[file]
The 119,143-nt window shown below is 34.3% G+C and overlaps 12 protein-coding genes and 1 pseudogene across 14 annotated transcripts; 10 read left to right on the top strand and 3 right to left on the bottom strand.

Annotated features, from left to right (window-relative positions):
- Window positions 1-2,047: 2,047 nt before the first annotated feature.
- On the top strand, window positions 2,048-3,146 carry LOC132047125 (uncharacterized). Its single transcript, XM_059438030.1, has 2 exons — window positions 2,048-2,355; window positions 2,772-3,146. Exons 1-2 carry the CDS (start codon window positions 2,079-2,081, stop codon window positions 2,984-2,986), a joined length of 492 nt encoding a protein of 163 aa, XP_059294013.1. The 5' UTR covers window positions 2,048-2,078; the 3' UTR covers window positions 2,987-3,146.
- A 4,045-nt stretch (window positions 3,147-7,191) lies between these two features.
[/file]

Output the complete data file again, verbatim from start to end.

The 119,143-nt window shown below is 34.3% G+C and overlaps 12 protein-coding genes and 1 pseudogene across 14 annotated transcripts; 10 read left to right on the top strand and 3 right to left on the bottom strand.

Annotated features, from left to right (window-relative positions):
- Window positions 1-2,047: 2,047 nt before the first annotated feature.
- On the top strand, window positions 2,048-3,146 carry LOC132047125 (uncharacterized). Its single transcript, XM_059438030.1, has 2 exons — window positions 2,048-2,355; window positions 2,772-3,146. Exons 1-2 carry the CDS (start codon window positions 2,079-2,081, stop codon window positions 2,984-2,986), a joined length of 492 nt encoding a protein of 163 aa, XP_059294013.1. The 5' UTR covers window positions 2,048-2,078; the 3' UTR covers window positions 2,987-3,146.
- A 4,045-nt stretch (window positions 3,147-7,191) lies between these two features.